2. Do you support admitting students of all genders to sororities and fraternities? 668 (53%) 446 (35%) 113 (9%) 41 (3%)
3. Do you support making fraternity houses into substance-free spaces? 224 (19%) 838 (65%) 152 (12%) 34 (3%)
4. Do you support merging all sororities and fraternities into one campus building? 382 (30%) 682 (54%) 162 (13%) 42 (3%)
5. Do you support having no campus buildings expressly for the purpose of housing Greek organizations? 455 (36%) 655 (52%) 127 (10%) 31 (2%)
6. Do you support the abolition of sororities and fraternities at Swarthmore College? 369 (29%) 779 (61%) 89 (7%) 31 (2%)


Swarthmore offers a wide variety of sporting teams with a total of 22 Division III Varsity Intercollegiate Sports Teams. 40 percent of Swarthmore students play intercollegiate or club sports.[33] Varsity teams include badminton, baseball, basketball, cross country, field hockey, golf, lacrosse, soccer, softball, swimming, tennis, track and field and volleyball. Notably lacking among these teams is football, which was controversially eliminated in 2000, along with wrestling and initially badminton. The Board of Managers offered a number of reasons for eliminating football, including lack of athletes on campus and difficulty of recruiting.[57][58] Swarthmore also offers a number of club sport options, including men's and women's rugby, ultimate frisbee, volleyball, fencing, and squash.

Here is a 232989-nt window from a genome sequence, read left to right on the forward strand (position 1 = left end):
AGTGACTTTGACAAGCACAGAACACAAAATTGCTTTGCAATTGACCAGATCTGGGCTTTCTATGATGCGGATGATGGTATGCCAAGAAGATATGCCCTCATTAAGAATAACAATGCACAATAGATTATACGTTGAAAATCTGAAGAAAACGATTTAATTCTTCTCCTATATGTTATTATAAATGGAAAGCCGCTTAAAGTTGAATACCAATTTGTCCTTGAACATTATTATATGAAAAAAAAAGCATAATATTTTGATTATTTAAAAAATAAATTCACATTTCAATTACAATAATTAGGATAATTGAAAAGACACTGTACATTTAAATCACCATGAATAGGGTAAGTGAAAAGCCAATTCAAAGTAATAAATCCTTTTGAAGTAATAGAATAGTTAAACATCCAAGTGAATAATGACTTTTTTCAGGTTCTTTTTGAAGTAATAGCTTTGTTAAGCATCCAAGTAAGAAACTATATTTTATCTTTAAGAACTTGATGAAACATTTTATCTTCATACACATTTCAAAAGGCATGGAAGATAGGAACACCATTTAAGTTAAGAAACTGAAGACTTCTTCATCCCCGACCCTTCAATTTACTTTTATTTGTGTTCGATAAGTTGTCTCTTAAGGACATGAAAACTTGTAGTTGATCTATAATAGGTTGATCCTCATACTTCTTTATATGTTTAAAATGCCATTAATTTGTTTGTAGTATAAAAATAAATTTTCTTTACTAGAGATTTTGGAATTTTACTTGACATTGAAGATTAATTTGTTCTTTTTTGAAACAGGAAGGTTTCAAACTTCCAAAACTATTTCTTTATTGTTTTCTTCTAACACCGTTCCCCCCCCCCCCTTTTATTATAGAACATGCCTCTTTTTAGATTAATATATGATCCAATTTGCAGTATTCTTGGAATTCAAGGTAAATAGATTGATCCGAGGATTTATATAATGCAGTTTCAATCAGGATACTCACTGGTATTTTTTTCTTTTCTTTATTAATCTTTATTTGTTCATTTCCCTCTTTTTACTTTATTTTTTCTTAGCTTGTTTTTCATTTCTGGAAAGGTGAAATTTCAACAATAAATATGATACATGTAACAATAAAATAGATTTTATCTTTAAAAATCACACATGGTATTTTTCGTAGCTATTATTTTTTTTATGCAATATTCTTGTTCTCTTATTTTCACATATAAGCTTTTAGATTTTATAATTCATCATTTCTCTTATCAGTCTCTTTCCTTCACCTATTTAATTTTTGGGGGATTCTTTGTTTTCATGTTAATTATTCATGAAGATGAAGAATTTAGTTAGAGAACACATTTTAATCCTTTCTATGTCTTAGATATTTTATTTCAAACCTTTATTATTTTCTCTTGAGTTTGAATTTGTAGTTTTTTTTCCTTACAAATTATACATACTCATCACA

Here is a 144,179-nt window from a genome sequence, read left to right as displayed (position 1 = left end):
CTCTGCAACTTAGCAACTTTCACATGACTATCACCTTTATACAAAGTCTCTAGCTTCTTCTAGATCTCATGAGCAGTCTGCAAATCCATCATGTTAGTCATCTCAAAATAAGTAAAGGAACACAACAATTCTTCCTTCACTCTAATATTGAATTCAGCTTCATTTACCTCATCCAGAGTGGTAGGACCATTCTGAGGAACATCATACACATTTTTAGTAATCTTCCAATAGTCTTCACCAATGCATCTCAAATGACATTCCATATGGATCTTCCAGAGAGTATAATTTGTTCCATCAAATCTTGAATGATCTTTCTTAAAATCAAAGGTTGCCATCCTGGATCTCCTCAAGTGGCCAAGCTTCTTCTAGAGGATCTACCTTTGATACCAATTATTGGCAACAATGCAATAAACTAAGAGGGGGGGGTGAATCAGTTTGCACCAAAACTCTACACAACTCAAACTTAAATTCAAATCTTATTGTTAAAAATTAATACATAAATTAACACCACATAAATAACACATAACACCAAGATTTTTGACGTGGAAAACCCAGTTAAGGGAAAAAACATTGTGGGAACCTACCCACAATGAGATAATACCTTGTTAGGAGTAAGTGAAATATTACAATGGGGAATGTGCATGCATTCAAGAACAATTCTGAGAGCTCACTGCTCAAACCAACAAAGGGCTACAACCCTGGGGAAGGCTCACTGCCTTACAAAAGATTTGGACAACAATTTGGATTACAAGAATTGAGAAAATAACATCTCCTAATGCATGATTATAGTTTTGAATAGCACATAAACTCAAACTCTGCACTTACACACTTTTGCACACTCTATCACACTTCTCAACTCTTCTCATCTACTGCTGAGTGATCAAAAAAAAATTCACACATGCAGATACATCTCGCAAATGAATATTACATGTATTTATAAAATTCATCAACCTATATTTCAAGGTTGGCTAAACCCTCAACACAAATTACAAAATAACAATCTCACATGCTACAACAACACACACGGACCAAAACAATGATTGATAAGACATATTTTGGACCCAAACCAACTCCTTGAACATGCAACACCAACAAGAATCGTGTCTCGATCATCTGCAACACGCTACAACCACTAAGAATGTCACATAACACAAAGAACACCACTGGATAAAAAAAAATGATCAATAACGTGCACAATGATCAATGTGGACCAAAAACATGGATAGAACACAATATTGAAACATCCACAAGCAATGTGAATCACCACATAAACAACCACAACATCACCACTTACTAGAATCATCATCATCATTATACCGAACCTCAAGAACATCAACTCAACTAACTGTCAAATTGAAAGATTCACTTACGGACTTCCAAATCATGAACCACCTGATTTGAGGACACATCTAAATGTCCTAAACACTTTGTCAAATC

Swarthmore is a charter member of the Centennial Conference, a group of highly-selective private colleges in Pennsylvania and Maryland.


Swarthmore has two main student news publications.

One, a weekly newspaper called The Phoenix, is published nearly every Thursday. Founded in 1881, the paper began putting stories online in 1995. Its current tabloid format is more similar to a newsmagazine than a newspaper, with a color front cover. Two thousand copies, free of charge, are distributed across the college campus and to the Borough of Swarthmore. The newspaper is printed by Bartash printing in Philadelphia, Pennsylvania.

The Daily Gazette, another student newspaper, is published daily and sent out via email to over 2,500 people on campus and across the world. Its coverage includes news, arts, and sports, and each issue includes opinion columns and/or op-eds. The first issues were distributed through e-mail during the fall semester of 1996, with an online edition soon following.